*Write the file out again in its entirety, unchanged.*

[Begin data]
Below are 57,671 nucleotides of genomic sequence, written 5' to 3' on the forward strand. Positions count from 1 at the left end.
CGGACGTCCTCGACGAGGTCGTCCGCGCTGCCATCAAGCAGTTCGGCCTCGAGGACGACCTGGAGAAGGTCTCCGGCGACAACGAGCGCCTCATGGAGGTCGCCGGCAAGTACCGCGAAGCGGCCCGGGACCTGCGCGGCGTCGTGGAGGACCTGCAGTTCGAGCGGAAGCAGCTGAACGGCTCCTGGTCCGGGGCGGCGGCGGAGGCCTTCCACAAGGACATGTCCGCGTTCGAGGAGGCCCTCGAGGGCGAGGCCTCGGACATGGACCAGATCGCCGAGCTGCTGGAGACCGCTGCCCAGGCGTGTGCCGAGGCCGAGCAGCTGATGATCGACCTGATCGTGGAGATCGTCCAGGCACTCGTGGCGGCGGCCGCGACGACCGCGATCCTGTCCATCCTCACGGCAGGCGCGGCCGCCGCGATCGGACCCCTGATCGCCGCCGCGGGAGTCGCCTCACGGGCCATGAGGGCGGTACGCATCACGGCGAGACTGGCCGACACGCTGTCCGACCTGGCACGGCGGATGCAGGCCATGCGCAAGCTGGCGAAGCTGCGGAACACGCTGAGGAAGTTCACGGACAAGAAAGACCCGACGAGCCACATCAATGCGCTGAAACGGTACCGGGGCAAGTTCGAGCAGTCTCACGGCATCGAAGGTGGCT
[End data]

Below are 57,671 nucleotides of genomic sequence, written 5' to 3' on the forward strand. Positions count from 1 at the left end.
CGGACGTCCTCGACGAGGTCGTCCGCGCTGCCATCAAGCAGTTCGGCCTCGAGGACGACCTGGAGAAGGTCTCCGGCGACAACGAGCGCCTCATGGAGGTCGCCGGCAAGTACCGCGAAGCGGCCCGGGACCTGCGCGGCGTCGTGGAGGACCTGCAGTTCGAGCGGAAGCAGCTGAACGGCTCCTGGTCCGGGGCGGCGGCGGAGGCCTTCCACAAGGACATGTCCGCGTTCGAGGAGGCCCTCGAGGGCGAGGCCTCGGACATGGACCAGATCGCCGAGCTGCTGGAGACCGCTGCCCAGGCGTGTGCCGAGGCCGAGCAGCTGATGATCGACCTGATCGTGGAGATCGTCCAGGCACTCGTGGCGGCGGCCGCGACGACCGCGATCCTGTCCATCCTCACGGCAGGCGCGGCCGCCGCGATCGGACCCCTGATCGCCGCCGCGGGAGTCGCCTCACGGGCCATGAGGGCGGTACGCATCACGGCGAGACTGGCCGACACGCTGTCCGACCTGGCACGGCGGATGCAGGCCATGCGCAAGCTGGCGAAGCTGCGGAACACGCTGAGGAAGTTCACGGACAAGAAAGACCCGACGAGCCACATCAATGCGCTGAAACGGTACCGGGGCAAGTTCGAGCAGTCTCACGGCATCGAAGGTGGCT